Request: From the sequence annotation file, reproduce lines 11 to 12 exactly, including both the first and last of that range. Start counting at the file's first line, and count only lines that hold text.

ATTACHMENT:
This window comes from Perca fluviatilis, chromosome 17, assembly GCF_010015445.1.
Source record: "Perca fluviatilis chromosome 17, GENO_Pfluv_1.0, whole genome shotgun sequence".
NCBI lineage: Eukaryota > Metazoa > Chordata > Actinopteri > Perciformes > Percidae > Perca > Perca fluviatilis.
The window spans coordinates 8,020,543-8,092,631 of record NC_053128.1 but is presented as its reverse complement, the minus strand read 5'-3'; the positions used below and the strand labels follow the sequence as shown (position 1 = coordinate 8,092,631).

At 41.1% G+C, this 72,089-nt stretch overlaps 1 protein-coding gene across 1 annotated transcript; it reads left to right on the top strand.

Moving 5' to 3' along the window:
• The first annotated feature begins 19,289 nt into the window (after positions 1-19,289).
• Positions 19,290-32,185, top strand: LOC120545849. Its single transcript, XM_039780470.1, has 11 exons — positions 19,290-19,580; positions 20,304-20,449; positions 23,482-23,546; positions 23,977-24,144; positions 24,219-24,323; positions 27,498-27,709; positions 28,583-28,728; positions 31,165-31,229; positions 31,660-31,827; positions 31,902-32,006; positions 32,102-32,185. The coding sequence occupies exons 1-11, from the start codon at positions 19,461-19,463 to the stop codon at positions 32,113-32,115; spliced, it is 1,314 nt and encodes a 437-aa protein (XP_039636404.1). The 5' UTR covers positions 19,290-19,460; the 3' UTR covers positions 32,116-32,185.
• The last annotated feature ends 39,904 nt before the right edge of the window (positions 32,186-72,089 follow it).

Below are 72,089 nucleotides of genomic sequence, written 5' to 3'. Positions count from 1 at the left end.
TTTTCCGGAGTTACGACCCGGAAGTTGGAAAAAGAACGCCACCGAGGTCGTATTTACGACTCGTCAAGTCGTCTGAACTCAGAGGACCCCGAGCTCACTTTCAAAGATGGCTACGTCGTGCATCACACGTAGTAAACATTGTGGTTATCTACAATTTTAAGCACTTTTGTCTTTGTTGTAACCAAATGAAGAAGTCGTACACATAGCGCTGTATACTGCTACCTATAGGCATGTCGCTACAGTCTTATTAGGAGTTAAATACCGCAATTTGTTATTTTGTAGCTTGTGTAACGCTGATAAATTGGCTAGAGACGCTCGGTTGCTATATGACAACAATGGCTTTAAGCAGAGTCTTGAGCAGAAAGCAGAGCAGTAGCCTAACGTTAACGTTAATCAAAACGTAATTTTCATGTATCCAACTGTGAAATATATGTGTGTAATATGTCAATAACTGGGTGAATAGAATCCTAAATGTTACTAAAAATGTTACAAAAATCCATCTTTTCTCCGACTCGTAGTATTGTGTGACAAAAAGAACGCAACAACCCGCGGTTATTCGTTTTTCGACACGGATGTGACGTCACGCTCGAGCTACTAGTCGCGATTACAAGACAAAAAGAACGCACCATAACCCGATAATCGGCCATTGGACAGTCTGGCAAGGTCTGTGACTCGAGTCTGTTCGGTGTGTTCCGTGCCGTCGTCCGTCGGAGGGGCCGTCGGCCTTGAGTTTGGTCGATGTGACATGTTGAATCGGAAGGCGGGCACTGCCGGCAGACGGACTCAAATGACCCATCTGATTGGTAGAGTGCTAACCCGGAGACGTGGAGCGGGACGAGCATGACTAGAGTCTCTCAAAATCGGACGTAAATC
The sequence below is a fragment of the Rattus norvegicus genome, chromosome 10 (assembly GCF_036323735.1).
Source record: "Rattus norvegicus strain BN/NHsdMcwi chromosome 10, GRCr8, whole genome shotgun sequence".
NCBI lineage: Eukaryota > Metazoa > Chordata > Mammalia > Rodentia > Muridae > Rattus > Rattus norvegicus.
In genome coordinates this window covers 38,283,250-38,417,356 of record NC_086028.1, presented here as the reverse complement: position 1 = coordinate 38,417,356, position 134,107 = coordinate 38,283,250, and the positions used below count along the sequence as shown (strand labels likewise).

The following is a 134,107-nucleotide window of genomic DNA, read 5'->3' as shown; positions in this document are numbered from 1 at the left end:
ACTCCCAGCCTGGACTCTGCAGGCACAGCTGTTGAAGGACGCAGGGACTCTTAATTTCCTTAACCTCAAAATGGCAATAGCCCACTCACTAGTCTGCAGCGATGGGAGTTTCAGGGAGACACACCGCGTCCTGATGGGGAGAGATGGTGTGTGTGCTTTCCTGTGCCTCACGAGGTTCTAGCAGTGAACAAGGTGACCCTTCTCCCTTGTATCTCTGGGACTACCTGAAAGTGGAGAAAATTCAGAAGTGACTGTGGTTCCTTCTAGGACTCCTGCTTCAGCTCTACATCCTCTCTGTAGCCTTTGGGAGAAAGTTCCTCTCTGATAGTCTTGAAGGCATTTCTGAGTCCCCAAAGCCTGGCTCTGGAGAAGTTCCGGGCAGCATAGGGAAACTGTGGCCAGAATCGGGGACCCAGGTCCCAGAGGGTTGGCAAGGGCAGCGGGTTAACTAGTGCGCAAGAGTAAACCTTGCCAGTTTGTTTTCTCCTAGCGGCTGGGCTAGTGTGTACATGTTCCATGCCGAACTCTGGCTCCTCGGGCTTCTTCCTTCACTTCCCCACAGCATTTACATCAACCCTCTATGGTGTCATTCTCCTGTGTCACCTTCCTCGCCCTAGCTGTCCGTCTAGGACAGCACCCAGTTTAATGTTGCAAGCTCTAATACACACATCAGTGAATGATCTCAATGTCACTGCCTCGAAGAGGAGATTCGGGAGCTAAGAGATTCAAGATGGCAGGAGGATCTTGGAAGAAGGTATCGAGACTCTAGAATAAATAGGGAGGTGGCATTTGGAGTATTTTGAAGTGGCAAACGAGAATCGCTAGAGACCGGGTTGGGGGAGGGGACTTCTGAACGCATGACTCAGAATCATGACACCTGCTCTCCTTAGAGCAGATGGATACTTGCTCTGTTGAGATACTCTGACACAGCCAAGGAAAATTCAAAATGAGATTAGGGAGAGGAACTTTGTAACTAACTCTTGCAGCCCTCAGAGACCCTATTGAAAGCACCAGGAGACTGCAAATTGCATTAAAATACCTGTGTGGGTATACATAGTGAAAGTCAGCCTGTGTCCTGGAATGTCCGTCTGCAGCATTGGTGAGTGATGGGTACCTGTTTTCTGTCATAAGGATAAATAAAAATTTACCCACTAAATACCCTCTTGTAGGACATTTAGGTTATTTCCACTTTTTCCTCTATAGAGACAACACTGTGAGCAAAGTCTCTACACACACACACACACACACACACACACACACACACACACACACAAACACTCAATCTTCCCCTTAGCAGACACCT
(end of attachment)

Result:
TTTTCCGGAGTTACGACCCGGAAGTTGGAAAAAGAACGCCACCGAGGTCGTATTTACGACTCGTCAAGTCGTCTGAACTCAGAGGACCCCGAGCTCACTTTCAAAGATGGCTACGTCGTGCATCACACGTAGTAAACATTGTGGTTATCTACAATTTTAAGCACTTTTGTCTTTGTTGTAACCAAATGAAGAAGTCGTACACATAGCGCTGTATACTGCTACCTATAGGCATGTCGCTACAGTCTTATTAGGAGTTAAATACCGCAATTTGTTATTTTGTAGCTTGTGTAACGCTGATAAATTGGCTAGAGACGCTCGGTTGCTATATGACAACAATGGCTTTAAGCAGAGTCTTGAGCAGAAAGCAGAGCAGTAGCCTAACGTTAACGTTAATCAAAACGTAATTTTCATGTATCCAACTGTGAAATATATGTGTGTAATATGTCAATAACTGGGTGAATAGAATCCTAAATGTTACTAAAAATGTTACAAAAATCCATCTTTTCTCCGACTCGTAGTATTGTGTGACAAAAAGAACGCAACAACCCGCGGTTATTCGTTTTTCGACACGGATGTGACGTCACGCTCGAGCTACTAGTCGCGATTACAAGACAAAAAGAACGCACCATAACCCGATAATCGGCCATTGGACAGTCTGGCAAGGTCTGTGACTCGAGTCTGTTCGGTGTGTTCCGTGCCGTCGTCCGTCGGAGGGGCCGTCGGCCTTGAGTTTGGTCGATGTGACATGTTGAATCGGAAGGCGGGCACTGCCGGCAGACGGACTCAAATGACCCATCTGATTGGTAGAGTGCTAACCCGGAGACGTGGAGCGGGACGAGCATGACTAGAGTCTCTCAAAATCGGACGTAAATC
The sequence below is a fragment of the Rattus norvegicus genome, chromosome 10 (assembly GCF_036323735.1).